White Light, Tinted with a Tiny Drop of Red

This morning’s post will be shorter than usual, surely a welcome respite to followers of this blog, people who must tire of regularly reading screeds that lately take on characteristics of a poorly-written nonfiction version of War and Peace.

I have places to be and people to see this morning. A lung-tissue biopsy, followed by a visit to a medical imaging clinic to pick up a disk containing files of recent CT and PET scans. I need the disks to take to my Friday follow-up medical appointment.  As potentially troublesome as those sorts of things can be, I am reasonably confident it’s all just “an abundance of caution.” My confidence was boosted yesterday, when I received a notice of a scheduling change for this Friday’s medical appointment. Instead of a consultation with the surgeon who performed my lung-cancer surgery around Thanksgiving three years ago, I will see the surgeon’s nurse practitioner. I suspect a closer look at the PET scan by the surgeon led him to determine the reasons for concern were far less concerning than originally thought; hence, shuttling me to someone else so he can devote his attention to more pressing and critical matters. Today’s biopsy is still going forward, of course, but unless it reveals a surprise, all will be well. Yeah, I know it sounds like I’m viewing the world through rose-colored glasses (didn’t I just write something about that recently?), but I think not. Although, as I consider it, my joy at finding myself enmeshed in a wonderful relationship with a wonderful woman might tend to make the world look like a friendlier, more loving, and safer place. If that’s what rose-colored glasses look like, I’ll have a few extra pairs, please, to ensure every day is as clear and inviting as the one before.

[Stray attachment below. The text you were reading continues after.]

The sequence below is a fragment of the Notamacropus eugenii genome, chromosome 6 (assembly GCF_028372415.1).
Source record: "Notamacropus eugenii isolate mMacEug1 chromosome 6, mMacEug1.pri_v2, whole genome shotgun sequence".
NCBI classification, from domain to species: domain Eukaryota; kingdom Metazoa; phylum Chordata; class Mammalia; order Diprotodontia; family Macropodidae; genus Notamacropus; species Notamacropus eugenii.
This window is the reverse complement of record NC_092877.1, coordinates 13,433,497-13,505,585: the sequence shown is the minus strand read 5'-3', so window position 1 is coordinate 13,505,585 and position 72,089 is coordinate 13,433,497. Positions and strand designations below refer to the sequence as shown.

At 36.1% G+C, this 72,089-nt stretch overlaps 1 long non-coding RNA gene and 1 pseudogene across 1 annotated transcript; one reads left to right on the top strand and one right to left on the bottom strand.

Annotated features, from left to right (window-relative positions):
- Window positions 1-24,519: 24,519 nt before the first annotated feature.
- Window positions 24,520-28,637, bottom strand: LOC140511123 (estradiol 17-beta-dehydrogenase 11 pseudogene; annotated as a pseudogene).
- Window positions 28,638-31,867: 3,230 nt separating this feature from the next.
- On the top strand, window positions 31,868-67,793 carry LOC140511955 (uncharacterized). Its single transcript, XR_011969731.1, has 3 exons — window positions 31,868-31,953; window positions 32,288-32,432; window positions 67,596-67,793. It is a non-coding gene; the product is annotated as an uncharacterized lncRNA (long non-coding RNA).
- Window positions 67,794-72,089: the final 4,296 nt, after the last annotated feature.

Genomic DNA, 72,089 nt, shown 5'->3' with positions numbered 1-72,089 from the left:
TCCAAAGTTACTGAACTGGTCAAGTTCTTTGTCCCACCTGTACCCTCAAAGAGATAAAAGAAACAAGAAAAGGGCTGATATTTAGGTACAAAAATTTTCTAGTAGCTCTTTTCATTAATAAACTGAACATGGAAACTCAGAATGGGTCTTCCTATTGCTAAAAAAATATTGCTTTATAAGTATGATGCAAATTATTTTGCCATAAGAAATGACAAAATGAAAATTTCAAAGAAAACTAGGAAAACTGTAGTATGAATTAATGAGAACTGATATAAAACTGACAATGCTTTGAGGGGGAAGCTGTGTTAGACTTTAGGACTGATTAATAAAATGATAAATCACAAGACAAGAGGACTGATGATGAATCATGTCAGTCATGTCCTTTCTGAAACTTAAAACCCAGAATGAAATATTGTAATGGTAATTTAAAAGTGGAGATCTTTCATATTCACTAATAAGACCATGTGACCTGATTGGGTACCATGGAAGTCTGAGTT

My girlfriend and I have a bet of sorts. I think the biopsy this morning will be completed and we’ll be out of the hospital by lunchtime. She laughs at my naiveté, suggesting we’ll be lucky to get out of the hospital before it’s time for our next breakfast. I want to treat her to lunch at my favorite Mexican restaurant; I hope I win.

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Giddy. That’s how I feel. Like a kid let loose with no restrictions in a candy store. It’s occasionally necessary, for the maintenance of (or return to) good mental health, to return to the joyous freedoms of one’s childhood. I think the world would be a better place if more of us would cast off the solemnity of adulthood with some regularity, trading seriousness for lightness and frivolity. Doing so does not negate the pain of loss or the concerns we all have about world around us. But embracing joy and appreciating simple good luck can make more tolerable those unhappy encounters with a universe that has no stake in keeping us happy. There may be a time when slitting my wrists might seem like the best option, but now is not it. Today is the time for me to be enormously grateful to love and be loved by someone I find absolutely, completely, utterly awesome. Today is a day to be giddy, happy, and glad to be alive.

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If I don’t stop now, I might make this short post a long one. Enough. Off to fight the wars and smile in the process.

About John Swinburn

"Love not what you are but what you may become."― Miguel de Cervantes
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1 Response to White Light, Tinted with a Tiny Drop of Red

  1. Janet Holt says:

    It’s wonderful to hear you sounding so happy. Love is indeed grand.

Please talk to me about what I've written. I get lonely when I'm the only one saying anything.

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